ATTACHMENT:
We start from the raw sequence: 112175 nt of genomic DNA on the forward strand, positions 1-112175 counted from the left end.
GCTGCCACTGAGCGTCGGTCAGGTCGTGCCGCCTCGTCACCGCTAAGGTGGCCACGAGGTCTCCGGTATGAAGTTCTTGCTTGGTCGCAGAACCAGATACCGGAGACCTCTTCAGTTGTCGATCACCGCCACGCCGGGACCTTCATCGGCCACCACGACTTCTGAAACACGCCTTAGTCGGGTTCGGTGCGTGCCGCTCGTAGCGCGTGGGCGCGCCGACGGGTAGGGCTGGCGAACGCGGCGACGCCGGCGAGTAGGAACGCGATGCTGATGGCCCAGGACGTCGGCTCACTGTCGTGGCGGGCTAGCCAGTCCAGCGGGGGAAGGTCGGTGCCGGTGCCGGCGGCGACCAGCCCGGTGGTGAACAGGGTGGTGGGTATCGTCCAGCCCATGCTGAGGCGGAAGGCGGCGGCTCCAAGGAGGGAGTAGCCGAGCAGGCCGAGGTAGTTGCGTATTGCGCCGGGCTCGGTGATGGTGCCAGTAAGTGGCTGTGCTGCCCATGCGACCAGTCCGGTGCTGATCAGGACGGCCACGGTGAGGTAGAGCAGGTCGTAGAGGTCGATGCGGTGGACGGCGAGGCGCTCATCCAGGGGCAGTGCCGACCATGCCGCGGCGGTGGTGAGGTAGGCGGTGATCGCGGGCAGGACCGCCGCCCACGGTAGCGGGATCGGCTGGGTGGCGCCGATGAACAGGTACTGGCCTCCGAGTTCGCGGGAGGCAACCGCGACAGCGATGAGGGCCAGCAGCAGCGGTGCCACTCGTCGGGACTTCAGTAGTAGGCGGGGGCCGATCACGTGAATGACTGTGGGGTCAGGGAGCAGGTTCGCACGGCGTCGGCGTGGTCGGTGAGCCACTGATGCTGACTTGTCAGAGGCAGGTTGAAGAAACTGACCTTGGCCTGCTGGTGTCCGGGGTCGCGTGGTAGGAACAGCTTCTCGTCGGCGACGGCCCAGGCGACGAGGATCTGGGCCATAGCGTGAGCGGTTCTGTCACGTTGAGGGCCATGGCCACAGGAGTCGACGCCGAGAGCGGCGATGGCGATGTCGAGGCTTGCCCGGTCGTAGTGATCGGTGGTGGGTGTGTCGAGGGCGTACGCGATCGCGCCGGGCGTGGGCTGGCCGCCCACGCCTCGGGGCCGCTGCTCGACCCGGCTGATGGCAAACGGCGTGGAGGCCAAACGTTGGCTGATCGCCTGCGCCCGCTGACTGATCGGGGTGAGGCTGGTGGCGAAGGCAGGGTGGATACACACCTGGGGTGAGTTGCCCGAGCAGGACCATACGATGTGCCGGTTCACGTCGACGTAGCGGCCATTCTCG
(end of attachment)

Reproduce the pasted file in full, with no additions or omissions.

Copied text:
We start from the raw sequence: 112175 nt of genomic DNA on the forward strand, positions 1-112175 counted from the left end.
GCTGCCACTGAGCGTCGGTCAGGTCGTGCCGCCTCGTCACCGCTAAGGTGGCCACGAGGTCTCCGGTATGAAGTTCTTGCTTGGTCGCAGAACCAGATACCGGAGACCTCTTCAGTTGTCGATCACCGCCACGCCGGGACCTTCATCGGCCACCACGACTTCTGAAACACGCCTTAGTCGGGTTCGGTGCGTGCCGCTCGTAGCGCGTGGGCGCGCCGACGGGTAGGGCTGGCGAACGCGGCGACGCCGGCGAGTAGGAACGCGATGCTGATGGCCCAGGACGTCGGCTCACTGTCGTGGCGGGCTAGCCAGTCCAGCGGGGGAAGGTCGGTGCCGGTGCCGGCGGCGACCAGCCCGGTGGTGAACAGGGTGGTGGGTATCGTCCAGCCCATGCTGAGGCGGAAGGCGGCGGCTCCAAGGAGGGAGTAGCCGAGCAGGCCGAGGTAGTTGCGTATTGCGCCGGGCTCGGTGATGGTGCCAGTAAGTGGCTGTGCTGCCCATGCGACCAGTCCGGTGCTGATCAGGACGGCCACGGTGAGGTAGAGCAGGTCGTAGAGGTCGATGCGGTGGACGGCGAGGCGCTCATCCAGGGGCAGTGCCGACCATGCCGCGGCGGTGGTGAGGTAGGCGGTGATCGCGGGCAGGACCGCCGCCCACGGTAGCGGGATCGGCTGGGTGGCGCCGATGAACAGGTACTGGCCTCCGAGTTCGCGGGAGGCAACCGCGACAGCGATGAGGGCCAGCAGCAGCGGTGCCACTCGTCGGGACTTCAGTAGTAGGCGGGGGCCGATCACGTGAATGACTGTGGGGTCAGGGAGCAGGTTCGCACGGCGTCGGCGTGGTCGGTGAGCCACTGATGCTGACTTGTCAGAGGCAGGTTGAAGAAACTGACCTTGGCCTGCTGGTGTCCGGGGTCGCGTGGTAGGAACAGCTTCTCGTCGGCGACGGCCCAGGCGACGAGGATCTGGGCCATAGCGTGAGCGGTTCTGTCACGTTGAGGGCCATGGCCACAGGAGTCGACGCCGAGAGCGGCGATGGCGATGTCGAGGCTTGCCCGGTCGTAGTGATCGGTGGTGGGTGTGTCGAGGGCGTACGCGATCGCGCCGGGCGTGGGCTGGCCGCCCACGCCTCGGGGCCGCTGCTCGACCCGGCTGATGGCAAACGGCGTGGAGGCCAAACGTTGGCTGATCGCCTGCGCCCGCTGACTGATCGGGGTGAGGCTGGTGGCGAAGGCAGGGTGGATACACACCTGGGGTGAGTTGCCCGAGCAGGACCATACGATGTGCCGGTTCACGTCGACGTAGCGGCCATTCTCG